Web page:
Practical_Perforce.pdf - Practical Perforce Laura Wingerd Beijing \u2022 Cambridge \u2022 Farnham \u2022 K\u00f6ln \u2022 Paris \u2022 Sebastopol \u2022 Taipei \u2022 Tokyo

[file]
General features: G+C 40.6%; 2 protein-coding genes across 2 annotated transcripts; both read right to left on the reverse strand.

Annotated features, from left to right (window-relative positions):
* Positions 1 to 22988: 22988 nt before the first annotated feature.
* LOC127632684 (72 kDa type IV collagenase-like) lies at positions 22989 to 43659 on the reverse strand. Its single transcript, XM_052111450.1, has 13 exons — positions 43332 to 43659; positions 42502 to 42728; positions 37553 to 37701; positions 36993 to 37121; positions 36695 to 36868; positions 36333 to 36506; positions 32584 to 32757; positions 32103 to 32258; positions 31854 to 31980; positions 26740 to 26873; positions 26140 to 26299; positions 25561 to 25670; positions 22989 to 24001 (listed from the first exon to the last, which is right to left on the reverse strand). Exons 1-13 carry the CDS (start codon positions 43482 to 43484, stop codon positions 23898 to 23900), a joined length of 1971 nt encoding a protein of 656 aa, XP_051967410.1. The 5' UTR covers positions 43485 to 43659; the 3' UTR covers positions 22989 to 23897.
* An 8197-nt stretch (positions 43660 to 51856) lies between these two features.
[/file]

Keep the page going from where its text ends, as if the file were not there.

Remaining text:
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Unformatted text preview: Practical Perforce Laura Wingerd Beijing • Cambridge • Farnham • Köln • Paris • Sebastopol • Taipei • Tokyo Practical Perforce by Laura Wingerd Copyright © 2006 O’Reilly Media, Inc. All rights reserved. Printed in the United States of America. Published by O’Reilly Media, Inc., 1005 Gravenstein Highway North, Sebastopol, CA 95472. O’Reilly books may be purchased for educational, business, or sales promotional use. Online editions are also available for most titles (safari.oreilly.com). For more information, contact our corporate/institutional sales department: (800) 998-9938 or [email protected] Editor: Jonathan Gennick Production Editor: Adam Witwer Cover Designer: Karen Montgomery Interior Designer: David Futato Printing History: November 2005: First Edition. Nutshell Handbook, the Nutshell Handbook logo, and the O’Reilly logo are registered trademarks of O’Reilly Media, Inc. Practical Perforce, the image of herring, and related trade dress are trademarks of O’Reilly Media, Inc. Many of the designations used by manufacturers and sellers to distinguish their products are claimed as trademarks. Where those designations appear in this book, and O’Reilly Media, Inc. was aware of a trademark claim, the designations have been printed in caps or initial caps. While every precaution has been taken in the preparation of this book, the publisher and author assume no responsibility for errors or omissions, or for damages resulting from the use of the information contained herein. This book uses RepKover™, a durable and flexible lay-flat binding. ISBN: 0-596-10185-6 [M] Table of Contents Preface . . . . . . . . . . . . . . . . . . . . . . . . . . . . . . . . . . . . . . . . . . . . . . . . . . . . . . . . . . . . . . . . vii 1. Files in the Depot . . . . . . . . . . . . . . . . . . . . . . . . . . . . . . . . . . . . . . . . . . . . . . . . . . . 1 The Perforce Filespec Syntax Browsing Depot Files File Types at a Glance 1 7 15 2. Working with Files . . . . . . . . . . . . . . . . . . . . . . . . . . . . . . . . . . . . . . . . . . . . . . . . . 17 An Overview Creating a Workspace Synchronizing a Workspace Local Syntax, Wildcard Expansion, and Special Characters Working with Local Files Working with Pending Changelists and Submitting Files Removing and Restoring Files Useful Recipes 17 20 26 29 31 39 44 46 3. Resolving and Merging Files . . . . . . . . . . . . . . . . . . . . . . . . . . . . . . . . . . . . . . . . 49 Resolving: When, What, and How How Perforce Merges Text Files Reconciling Structural Changes Tips for Smoother Collaboration The Arcana of Merging 49 62 66 74 78 4. Branching and Integration . . . . . . . . . . . . . . . . . . . . . . . . . . . . . . . . . . . . . . . . . . 87 The Classic Case for a Branch Creating Branches Integrating Changes from Branch to Branch 88 89 96 iii Reconciling Structural Changes The Arcana of Integration 112 118 5. Labels and Jobs . . . . . . . . . . . . . . . . . . . . . . . . . . . . . . . . . . . . . . . . . . . . . . . . . . . 127 Saving Important Configurations Using Labels Using Jobs Jobs as Changelist Markers 127 129 137 142 6. Controlling and Automating Activity . . . . . . . . . . . . . . . . . . . . . . . . . . . . . . . . 144 Depot and File Access Accessing Files in Other Domains Saving and Restoring Specs Change Notification and Change Monitoring Scripting Tips Behind-the-Scenes Version Control 144 146 150 152 157 163 7. How Software Evolves . . . . . . . . . . . . . . . . . . . . . . . . . . . . . . . . . . . . . . . . . . . . . 167 The Story of Ace Engineering The Mainline Model Ace Engineering Revisited Containerizing 167 169 183 186 8. Basic Codeline Management . . . . . . . . . . . . . . . . . . . . . . . . . . . . . . . . . . . . . . . 189 Organizing Your Depot General Care and Feeding of Codelines Nightly Builds Is Bug X Fixed in Codeline Y? 189 199 205 208 9. Release Codelines . . . . . . . . . . . . . . . . . . . . . . . . . . . . . . . . . . . . . . . . . . . . . . . . 216 Creating a Release Codeline Working in a Release Codeline Integrating Changes into the Mainline Making a Release Distributing Releases Breaking the Rules Retiring a Release Codeline Task Branches and Patch Branches iv | Table of Contents 216 222 227 231 235 237 240 242 10. Development Codelines . . . . . . . . . . . . . . . . . . . . . . . . . . . . . . . . . . . . . . . . . . . 249 Creating a Development Codeline Working in a Development Codeline Keeping a Development Codeline Up to Date Working with Third-Party Software Delivering Completed Development Work The Soft Codelines 249 255 258 263 267 275 11. Staging Streams and Web Content . . . . . . . . . . . . . . . . . . . . . . . . . . . . . . . . . . 282 Staging Web Content Visual Content Development Bug Fixes and Staging Streams Major Web Development 282 288 297 302 A. Setting Up a Perforce Test Environment . . . . . . . . . . . . . . . . . . . . . . . . . . . . . 305 B. Perforce Terminology and P4 Commands . . . . . . . . . . . . . . . . . . . . . . . . . . . . 311 Bibliography . . . . . . . . . . . . . . . . . . . . . . . . . . . . . . . . . . . . . . . . . . . . . . . . . . . . . . . . . . . 315 Glossary . . . . . . . . . . . . . . . . . . . . . . . . . . . . . . . . . . . . . . . . . . . . . . . . . . . . . . . . . . . . . . . 317 Index . . . . . . . . . . . . . . . . . . . . . . . . . . . . . . . . . . . . . . . . . . . . . . . . . . . . . . . . . . . . . . . . . 321 Table of Contents | v Preface What Is Perforce? If you’ve picked up this book simply because of its riveting title, you may be wondering what Perforce is. Perforce is a software configuration management (SCM) system. SCM systems are used by software developers to keep track of all the software they build and all the components that go into it. A good SCM system can explain the mysteries of software development and head off its disasters—mysteries like lost bug fixes, and disasters like botched file merges. In large-scale and commercial environments, good SCM is absolutely essential to producing good software. It’s All Software and We’re All Software Developers SCM was once concerned with files that computer programmers produced. Now it is concerned with files of all types that a business produces. Software, when viewed from the perspective of SCM, is any endeavor that calls a computer home. Documention, web content, spreadsheets, schematics, graphics, sound—it’s all software. If it’s stored in computer files and gets built, embedded, or packaged into a deliverable result, it’s software. The term software developer may not sound like it applies to web content authors, graphic artists, test engineers, and technical writers, but for the purpose of this book, anyone whose work involves creating computer files from intellectual thought is a software developer. Perforce, like all SCM systems, keeps track of changes as people do concurrent, parallel work on files. It logs activity; reports who did what; compares, merges, and vii This is the Title of the Book, eMatter Edition Copyright © 2005 O’Reilly & Associates, Inc. All rights reserved. branches files; and stores files and file configurations. Some of Perforce’s most salient features are: The depot Perforce stores files in a protected repository known as the depot. The depot is a centrally located, permanent archive of all file content submitted by users.* Workspaces Perforce users work on files in workspaces, private disk areas of their own that contain copies of depot files. In this book we’ll describe effective ways that developers can use workspaces, and we’ll also discuss how workspaces can be used to automate nightly builds, release packaging, web staging, and other software production tasks. Changelists Perforce changelists tie files changed together into single units of work. Every change to the depot can be traced to a changelist, and every changelist marks a known, reproducible state of the depot; the depot evolves as changelists are submitted. In the Perforce view of SCM, it is the changelist—not the file revision, nor the delta—that is the atomic transaction of software development. This book will discuss a variety of ways changelists can be used, including treating them as snapshots and using them to identify file dependencies. Filespecs and views The Perforce filespec syntax, and the views that use it, allow selection of files for Perforce operations. Filespecs can define not only the common file collections, like directories, but arbitrary collections of files that constitute codelines, modules, delivery streams, and other containers. They are the key to treating collections of files as versioned objects that can be inspected, rolled back, branched, labeled, compared, and merged at any version. Jobs In Perforce you can record externally defined tasks and states—bug reports, feature requests, and project milestones, for example—in objects it calls jobs. Jobs can be linked to changelists to provide a record of software changes related to tasks. Jobs are also the linchpin of any integration between Perforce and external systems, as we’ll see in later chapters. Branching Perforce uses Inter-File Branching to model file variants. In the traditional version tree branching model used by most SCM systems, a file can be branched and merged only into revisions of itself. In Perforce, any two files can have a branching relationship; branched files are peers, not offshoots, of their originals. A number of chapters in this book are dedicated to describing Perforce branching and its unexpectedly useful applications. * The data format of the Perforce depot is not proprietary; it is, in fact, consistent with the RCS archive format. Because of this, there is a common misperception that Perforce is an RCS wrapper. It’s not. viii | Preface This is the Title of the Book, eMatter Edition Copyright © 2005 O’Reilly & Associates, Inc. All rights reserved. Integration history In Perforce, branching and merging are referred to as integration. Perforce records a history of integration events and uses it to direct merges and prevent unnecessary remerging. In this book you’ll see how Perforce does that and learn how to anticipate the effect of merges you perform. Change tracking Perforce combines filespecs, changelists, jobs, and integration history to track changes as they are merged from branch to branch. In this book you’ll learn how these objects can be used to determine whether a change—a bug fix, for example—made in one branch has been merged to another, no matter how distantly related. In addition to these features, which could be considered the interesting capabilities of Perforce, there are also the standard housekeeping and productivity features you’re likely to find in any SCM system, including labels, triggers, change notification, graphical merge tools, file histories, and so forth. The Perforce System in a Nutshell Perforce is a client/server system (see Figure P-1). The domain of a Perforce system encompasses a master file repository (the depot), a database, and a constellation of users running client programs. One Perforce Server typically serves an entire Perforce domain. Its job is to communicate with Perforce client programs, analyze and execute user commands, archive and serve up file content, run event triggers, and record system activity in the Perforce database. It also performs a variety of database housekeeping tasks, some on demand and some automatically. The client component of Perforce, shown in Figure P-2, manages workspace files and communicates with the server. It’s implemented in a variety of tools designed for users at almost every technical level. Perforce client tools can be divided roughly into three categories: Graphical user interfaces The Perforce GUIs are the point-and-click client applications. This category includes P4V, P4Win, and P4Web. (The latter is actually more of a plug-in, but because it turns your browser into a Perforce GUI it is marketed as a GUI itself.) Although they don’t support every possible Perforce command, the GUIs do support the day-to-day operations of the typical software developer, and they are easy on the eyes. They also provide a variety of data-mining features, including some very nice visualizations of branching and file evolution. For these reasons, even die-hard command-line adherents find them useful. P4V, P4Win, and P4Web can be used interchangeably, although there are some variations in the range of operations they support. All three come with embedded help files that provide rudimentary coaching in how to use Perforce. Preface | This is the Title of the Book, eMatter Edition Copyright © 2005 O’Reilly & Associates, Inc. All rights reserved. ix Database Depot Client program Client program Perforce Server Client program Client program Server machine Client program Figure P-1. The Perforce client/server system Preforce Server User’s machine Workspace Perforce Client Program (P4, P4V, P4Web . . .) Local files Workspace Local files Figure P-2. The Perforce client component x | Preface This is the Title of the Book, eMatter Edition Copyright © 2005 O’Reilly & Associates, Inc. All rights reserved. Plug-ins The Perforce plug-ins category consists of client programs that run behind the scenes, usually on the user’s machine, to enable other applications to work with Perforce. The most widely used is the Perforce SCC Plug-in, which integrates Perforce with Visual Studio .NET. (That’s SCC as in Microsoft Source Code Control API; any Windows application that supports the Microsoft SCC API is likely to work just fine with the Perforce SCC Plug-in.) As Perforce’s popularity grows, plug-ins are emerging that wed less technical applications to Perforce. P4FTP, for example, makes Perforce transparent to people using applications that rely on FTP, and P4Report turns the Perforce database into an ODBC data source for Windows spreadsheet and database tools. Programmable clients The programmable interfaces to Perforce are P4 and P4API. P4, the Perforce Command-Line Client, can be used in interactive shells and in scripts. It’s the canonical client program—if you can’t do it with P4, it can’t be done. P4API, the Perforce C/C++ API, is available to embed the client component in applications, scripting languages, and other software. P4 and P4API run on all the operating system platforms Perforce supports—and there are a lot of them—and they support all Perforce operations, including administrative and privileged operations. Why Perforce? The features and capabilities of an SCM system are important, but equally so is its ability to meet expectations and thrive in its habitat. Perforce runs as a self-reliant, self-contained system, and you don’t need other software or hardware components installed to use it. Unlike many other SCM systems, Perforce fits into almost any computing environment, thanks to the following features: Speed Perforce is fast. It doesn’t make developers wait to check out, check in, compare, or update files, and it doesn’t add a processing burden to developers’ machines. Centralized repository In the Perforce system, there is one centralized repository per domain for files and SCM data. Very large companies may have several Perforce domains, but that’s typically an organizational choice, not a limitation of domain size. (Perforce domains at some large companies are known to encompass over 1,000 users each.) While it may be argued that a centralized repository puts your SCM system at risk of a single point of failure, that risk is vastly outweighed by several advantages. First, you have only one machine per domain to take care of to protect your assets. Second, you don’t have to worry about where your assets Preface | This is the Title of the Book, eMatter Edition Copyright © 2005 O’Reilly & Associates, Inc. All rights reserved. xi are. Office moves and machine upgrades don’t perturb your central SCM repository. And third, as long as your central SCM server is running, all your users have access to it. The failure of one machine doesn’t impede SCM access for users elsewhere in your system. No external database required Some SCM systems require you to configure and administer an external database system like SQL Server or MySQL. Perforce provides its own database. When you install Perforce, you’re installing a reliable, self-contained database, customized for Perforce SCM. Because the Perforce database can’t be accessed by any other means than the Perforce Server, there’s not much that can go wrong. It does require that the system administrator schedule regular checkpoints and backups, but other than that, very little hands-on administration is required. Database recovery performed after a disk failure or other misfortune can be done manually by the system administrator or through automated tools. Perforce provides tools for checkpointing, for recovery, and for automatically upgrading the database when a new release is installed. No reliance on networked file sharing Some SCM tools rely on networked file sharing (NFS) of one kind or another. NFS is not an ideal solution for SCM; network file sharing can be slow, and make it difficult for the SCM tool to handle file format differences. (Have you ever opened up a file in Notebook only to see all its lines running together? Or opened up a file in vi and seen ^M characters at the end of every line?) NFS is also very machine-dependent; clock synchronization and other interoperability issues make version control difficult. Perforce does not use NFS. Instead, it does its own file transport using TCP/IP. This approach gives it control over the files it cares about and, because TCP/IP is so universally supported, makes it capable of running on more operating system platforms. No HTTP server required Some SCM systems require you to configure an HTTP server, like Apache or IIS, to perform the duties of an SCM server. Perforce provides its own server and runs independently of your web servers. Traditionally, software development organizations were formed of developers working together at the same company, at the same location. Most SCM systems, including Perforce, are suited for that kind of organization. But Perforce has built-in features that make it suitable for nontraditional teams, including teams formed of developers who work outside of the office, developers who work in separate divisions, and even developers who work for completely different companies: xii | Preface This is the Title of the Book, eMatter Edition Copyright © 2005 O’Reilly & Associates, Inc. All rights reserved. Process impartiality Perforce imposes almost no built-in workflow or process rules. It’s designed with certain software development activities in mind (all of which will be discussed in later chapters), but it can accommodate almost any procedure or methodology. Any workflow or process you have established (or that you would like to establish) can be automated with Perforce. File types While some SCM systems have restrictions on handling certain file types, Perforce can store and manage text files, binary files, Unicode files, native Apple files on the Macintosh, Mac resource forks, and Unix symlinks in its repository. Product distribution and vendor drops The Perforce Server can access file repositories in other Perforce domains. This makes a seamless, Perforce-to-Perforce distribution of software products possible. In other words, you can distribute your product directly from your Perforce repository to other organizations, as long as they have Perforce, too. And you can receive vendor drops from other organizations directly from their Perforce repositories. In fact, you can even branch or merge files from their repositories directly into yours. All the while, a history of what you’ve released and received is being collected and recorded in your SCM database. Firewalls and tunnels As mentioned, Perforce uses TCP/IP to communicate between its com...